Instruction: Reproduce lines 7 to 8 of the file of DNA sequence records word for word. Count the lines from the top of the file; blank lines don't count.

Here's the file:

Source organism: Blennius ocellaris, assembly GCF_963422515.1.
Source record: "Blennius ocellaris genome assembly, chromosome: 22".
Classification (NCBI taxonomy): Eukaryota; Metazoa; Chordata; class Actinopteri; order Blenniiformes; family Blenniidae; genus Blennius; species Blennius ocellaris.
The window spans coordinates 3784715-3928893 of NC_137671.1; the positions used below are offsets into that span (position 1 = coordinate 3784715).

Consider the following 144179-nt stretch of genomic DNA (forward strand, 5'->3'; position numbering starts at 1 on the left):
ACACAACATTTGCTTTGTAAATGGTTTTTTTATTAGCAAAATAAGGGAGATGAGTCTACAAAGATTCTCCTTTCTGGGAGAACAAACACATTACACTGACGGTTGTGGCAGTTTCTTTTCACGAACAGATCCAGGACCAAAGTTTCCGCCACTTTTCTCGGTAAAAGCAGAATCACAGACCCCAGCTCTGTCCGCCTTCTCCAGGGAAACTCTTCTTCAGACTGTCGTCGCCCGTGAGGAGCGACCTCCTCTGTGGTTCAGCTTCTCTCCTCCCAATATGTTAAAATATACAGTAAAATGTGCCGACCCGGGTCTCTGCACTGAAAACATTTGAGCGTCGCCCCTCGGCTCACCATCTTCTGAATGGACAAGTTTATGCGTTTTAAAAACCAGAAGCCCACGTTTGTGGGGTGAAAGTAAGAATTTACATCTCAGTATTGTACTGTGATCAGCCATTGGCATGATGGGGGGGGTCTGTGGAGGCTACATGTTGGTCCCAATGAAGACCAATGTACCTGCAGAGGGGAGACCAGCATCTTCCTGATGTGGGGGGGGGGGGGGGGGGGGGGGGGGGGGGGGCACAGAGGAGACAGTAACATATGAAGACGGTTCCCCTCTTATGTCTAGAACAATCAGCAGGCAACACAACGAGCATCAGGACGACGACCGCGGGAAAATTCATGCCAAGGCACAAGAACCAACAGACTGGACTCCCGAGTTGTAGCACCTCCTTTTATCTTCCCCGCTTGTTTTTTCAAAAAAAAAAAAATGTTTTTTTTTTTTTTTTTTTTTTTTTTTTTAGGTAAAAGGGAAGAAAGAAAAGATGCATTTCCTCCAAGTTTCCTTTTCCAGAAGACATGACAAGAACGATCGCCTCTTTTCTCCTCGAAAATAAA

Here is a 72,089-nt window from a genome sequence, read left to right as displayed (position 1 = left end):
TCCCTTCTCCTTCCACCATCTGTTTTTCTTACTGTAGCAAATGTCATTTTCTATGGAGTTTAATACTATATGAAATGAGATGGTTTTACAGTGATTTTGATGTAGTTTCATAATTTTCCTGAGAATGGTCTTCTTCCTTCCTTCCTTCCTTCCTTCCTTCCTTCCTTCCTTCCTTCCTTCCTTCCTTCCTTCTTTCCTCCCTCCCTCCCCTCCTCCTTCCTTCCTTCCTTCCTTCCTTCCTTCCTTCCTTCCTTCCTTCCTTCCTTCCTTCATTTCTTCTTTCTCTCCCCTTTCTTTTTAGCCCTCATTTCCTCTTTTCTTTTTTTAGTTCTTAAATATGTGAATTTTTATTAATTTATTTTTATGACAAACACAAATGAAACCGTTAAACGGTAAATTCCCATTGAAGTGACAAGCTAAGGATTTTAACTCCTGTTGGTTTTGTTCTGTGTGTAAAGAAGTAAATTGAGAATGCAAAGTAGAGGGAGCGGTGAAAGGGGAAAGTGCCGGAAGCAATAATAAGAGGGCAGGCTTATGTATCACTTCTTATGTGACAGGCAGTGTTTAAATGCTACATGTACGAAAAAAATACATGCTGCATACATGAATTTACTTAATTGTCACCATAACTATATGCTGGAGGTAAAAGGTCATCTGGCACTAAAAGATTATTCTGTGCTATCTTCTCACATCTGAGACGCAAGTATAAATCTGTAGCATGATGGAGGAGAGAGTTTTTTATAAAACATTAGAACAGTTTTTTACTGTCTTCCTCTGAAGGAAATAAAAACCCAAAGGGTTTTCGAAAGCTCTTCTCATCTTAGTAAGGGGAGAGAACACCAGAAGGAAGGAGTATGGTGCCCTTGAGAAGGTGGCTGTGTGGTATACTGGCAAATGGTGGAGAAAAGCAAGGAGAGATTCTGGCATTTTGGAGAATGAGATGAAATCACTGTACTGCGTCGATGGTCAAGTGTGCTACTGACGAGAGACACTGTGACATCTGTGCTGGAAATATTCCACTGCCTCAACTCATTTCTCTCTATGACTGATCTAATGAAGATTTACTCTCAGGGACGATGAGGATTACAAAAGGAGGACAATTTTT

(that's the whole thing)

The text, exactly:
Here is a 72,089-nt window from a genome sequence, read left to right as displayed (position 1 = left end):
TCCCTTCTCCTTCCACCATCTGTTTTTCTTACTGTAGCAAATGTCATTTTCTATGGAGTTTAATACTATATGAAATGAGATGGTTTTACAGTGATTTTGATGTAGTTTCATAATTTTCCTGAGAATGGTCTTCTTCCTTCCTTCCTTCCTTCCTTCCTTCCTTCCTTCCTTCCTTCCTTCCTTCCTTCCTTCTTTCCTCCCTCCCTCCCCTCCTCCTTCCTTCCTTCCTTCCTTCCTTCCTTCCTTCCTTCCTTCCTTCCTTCCTTCCTTCATTTCTTCTTTCTCTCCCCTTTCTTTTTAGCCCTCATTTCCTCTTTTCTTTTTTTAGTTCTTAAATATGTGAATTTTTATTAATTTATTTTTATGACAAACACAAATGAAACCGTTAAACGGTAAATTCCCATTGAAGTGACAAGCTAAGGATTTTAACTCCTGTTGGTTTTGTTCTGTGTGTAAAGAAGTAAATTGAGAATGCAAAGTAGAGGGAGCGGTGAAAGGGGAAAGTGCCGGAAGCAATAATAAGAGGGCAGGCTTATGTATCACTTCTTATGTGACAGGCAGTGTTTAAATGCTACATGTACGAAAAAAATACATGCTGCATACATGAATTTACTTAATTGTCACCATAACTATATGCTGGAGGTAAAAGGTCATCTGGCACTAAAAGATTATTCTGTGCTATCTTCTCACATCTGAGACGCAAGTATAAATCTGTAGCATGATGGAGGAGAGAGTTTTTTATAAAACATTAGAACAGTTTTTTACTGTCTTCCTCTGAAGGAAATAAAAACCCAAAGGGTTTTCGAAAGCTCTTCTCATCTTAGTAAGGGGAGAGAACACCAGAAGGAAGGAGTATGGTGCCCTTGAGAAGGTGGCTGTGTGGTATACTGGCAAATGGTGGAGAAAAGCAAGGAGAGATTCTGGCATTTTGGAGAATGAGATGAAATCACTGTACTGCGTCGATGGTCAAGTGTGCTACTGACGAGAGACACTGTGACATCTGTGCTGGAAATATTCCACTGCCTCAACTCATTTCTCTCTATGACTGATCTAATGAAGATTTACTCTCAGGGACGATGAGGATTACAAAAGGAGGACAATTTTT